Systematic Bible Studies

People have talked about four disciplines within theology: systematic, exegetic, historical, and practical. Exegesis is foundational as it draws “out” of Scripture while the other three are helpful by systematically discussing topics; recognizing worth in, and drawing upon, the historic church and theologians; and then focusing on proper application of God’s Word in pastoral care. Anyway, my dear husband had a stellar idea for systematic Bible studies.

Typically my pastor-husband offers straight-forward Bible studies where you, ya know, study the Bible directly, in context, verse by verse and passage by passage. However, he thought a very particular systematic Bible study could be exactly what many pastors and congregations need at times.

Basically, it would be an extensive collection of topics that could be done in individual sessions and not just one after another. The table of content would read like the subjects of Pieper: topical and rather exhaustive. Each session would address a single locus of theology and briefly examine how it fits within the broader framework of God’s revelation and why it matters for us to confess it rightly.

I am not saying put together a Bible study on Pieper. I am saying, wouldn’t it be great to have a study on angels at your finger tips, as well as one on whether God permits man to sin? Image of God, cause of sin, etc.? There’s so much good stuff in God’s revelation to explore!

It could be a group effort—perhaps would need to be unless you plan this to be your life’s world, but I think it’d be great. Not buying individual Bible studies but a big ol’ topical goldmine of seemingly random Lutheran goodness!

Systematic Bible studies would study the Bible by topic, hopefully intertwining God’s teachings as He has in Scripture, always restoring focus to Christ and God’s work on our behalf. Ok, ok, devotional work like that would be interesting, too. 😉

If it’s already available and you’ve tried it out, let us know here. Otherwise dream away about the Lutheran content that could further bless our congregations and the world, and write away!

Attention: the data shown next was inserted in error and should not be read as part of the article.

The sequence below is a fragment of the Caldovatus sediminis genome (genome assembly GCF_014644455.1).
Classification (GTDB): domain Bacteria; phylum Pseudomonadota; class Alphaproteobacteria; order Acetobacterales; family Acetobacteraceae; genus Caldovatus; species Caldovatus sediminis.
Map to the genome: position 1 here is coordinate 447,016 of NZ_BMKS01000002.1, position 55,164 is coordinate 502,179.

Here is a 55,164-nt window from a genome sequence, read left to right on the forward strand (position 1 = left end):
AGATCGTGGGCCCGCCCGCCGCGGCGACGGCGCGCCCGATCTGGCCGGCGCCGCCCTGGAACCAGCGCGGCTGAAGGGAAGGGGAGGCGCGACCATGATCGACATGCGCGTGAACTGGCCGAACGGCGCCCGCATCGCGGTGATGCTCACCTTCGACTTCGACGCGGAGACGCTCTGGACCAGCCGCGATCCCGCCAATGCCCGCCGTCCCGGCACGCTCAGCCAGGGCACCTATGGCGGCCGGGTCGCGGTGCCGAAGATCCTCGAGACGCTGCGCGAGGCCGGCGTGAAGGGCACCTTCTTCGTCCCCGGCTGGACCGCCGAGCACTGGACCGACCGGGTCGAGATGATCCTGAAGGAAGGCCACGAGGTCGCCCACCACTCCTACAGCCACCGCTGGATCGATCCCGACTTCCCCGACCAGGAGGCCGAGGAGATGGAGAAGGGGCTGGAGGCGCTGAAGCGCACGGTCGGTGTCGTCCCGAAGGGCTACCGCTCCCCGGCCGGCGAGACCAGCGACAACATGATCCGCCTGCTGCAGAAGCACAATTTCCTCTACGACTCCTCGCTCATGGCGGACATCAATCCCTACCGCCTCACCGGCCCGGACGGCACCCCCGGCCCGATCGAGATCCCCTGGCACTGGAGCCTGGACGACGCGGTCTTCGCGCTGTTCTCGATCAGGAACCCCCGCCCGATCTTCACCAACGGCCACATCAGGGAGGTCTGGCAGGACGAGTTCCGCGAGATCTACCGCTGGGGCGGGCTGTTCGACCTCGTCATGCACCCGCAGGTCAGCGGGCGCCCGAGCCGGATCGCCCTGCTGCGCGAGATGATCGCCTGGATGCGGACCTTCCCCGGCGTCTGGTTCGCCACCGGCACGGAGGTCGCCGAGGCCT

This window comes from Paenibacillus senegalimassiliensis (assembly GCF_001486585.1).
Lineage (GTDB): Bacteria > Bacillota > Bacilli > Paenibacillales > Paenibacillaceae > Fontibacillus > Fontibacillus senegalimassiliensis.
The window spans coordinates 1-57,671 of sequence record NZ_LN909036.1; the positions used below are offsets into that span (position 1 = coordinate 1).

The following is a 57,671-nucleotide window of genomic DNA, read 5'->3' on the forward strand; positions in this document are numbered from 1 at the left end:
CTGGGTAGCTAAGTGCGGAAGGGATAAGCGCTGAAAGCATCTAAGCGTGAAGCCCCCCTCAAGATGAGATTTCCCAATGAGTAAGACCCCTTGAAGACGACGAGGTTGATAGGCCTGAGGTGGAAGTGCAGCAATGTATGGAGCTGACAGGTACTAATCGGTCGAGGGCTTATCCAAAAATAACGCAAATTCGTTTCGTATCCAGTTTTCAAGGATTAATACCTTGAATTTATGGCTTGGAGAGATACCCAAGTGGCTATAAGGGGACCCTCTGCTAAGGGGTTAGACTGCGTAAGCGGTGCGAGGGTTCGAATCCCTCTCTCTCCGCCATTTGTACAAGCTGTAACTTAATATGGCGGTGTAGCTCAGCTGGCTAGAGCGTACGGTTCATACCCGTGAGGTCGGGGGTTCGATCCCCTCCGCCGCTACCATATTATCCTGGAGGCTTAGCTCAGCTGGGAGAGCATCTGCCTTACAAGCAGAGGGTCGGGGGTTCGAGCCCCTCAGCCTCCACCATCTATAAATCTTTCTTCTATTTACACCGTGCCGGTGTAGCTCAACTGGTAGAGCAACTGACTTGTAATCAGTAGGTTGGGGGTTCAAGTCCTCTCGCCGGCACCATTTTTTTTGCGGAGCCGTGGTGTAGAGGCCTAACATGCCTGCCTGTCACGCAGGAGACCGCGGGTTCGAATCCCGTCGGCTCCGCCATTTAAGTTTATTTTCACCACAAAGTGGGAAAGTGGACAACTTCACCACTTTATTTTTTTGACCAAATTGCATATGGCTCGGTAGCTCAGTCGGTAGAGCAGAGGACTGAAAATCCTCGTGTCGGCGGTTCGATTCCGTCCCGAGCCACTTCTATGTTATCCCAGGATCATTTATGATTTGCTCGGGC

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3 Comments

Filed under As Theological Writers, Bible Studies, Shared Writing Ideas

3 Responses to Systematic Bible Studies

  1. Good Morning, Mary.

    As I have been reading your blog posts for a while now, I have come to appreciate your always cheery and practical approach, also to Scripture. In that connection, your idea of “Systematic Bible Studies” is a good one–like the (former) “Lutheran-cyclopedia” but with specifically Scriptural focus. It is a good, useful idea (though not an assignment I would personally relish).

    I would only underscore something you already know well, but which bears repeating: that the real subject of every Bible study is always Jesus–that is, it is Jesus who fulfills (= “fills full”) every Scripture. This is very Lukan, of course–see Luke 4:21, Luke 16:31, Luke 24:44-49, Acts 8:35–but I contend also, most Lutheran. It is what we have always meant by the “soteriological function of doctrine”–what Paul means by “taking every thought captive to obey Christ” (2 Corinthians 10:5).

    In short, no matter where a Bible study ever begins, it should never end short of the Gospel of Jesus’ cross and resurrection.

    Thank you for all you write!

    • Absolutely! Thank you for your comment! Everything in Scripture fits within the broader framework of the Triune God at work for us through the Incarnate Christ/ the Word!!

      (As a theological aside, isn’t it pretty awesome that there is the Word of God, which is Jesus, yet the Word is also the Trinity’s united voice toward us? Truly fills me with awe.)

      • Agreed–I think that’s basically what Jesus is saying in John 16:12-15–and Yes, awe is the only meaningful response. Imagine what it would be like, to “eavesdrop” on that great “intra-Trinitarian” conversation?

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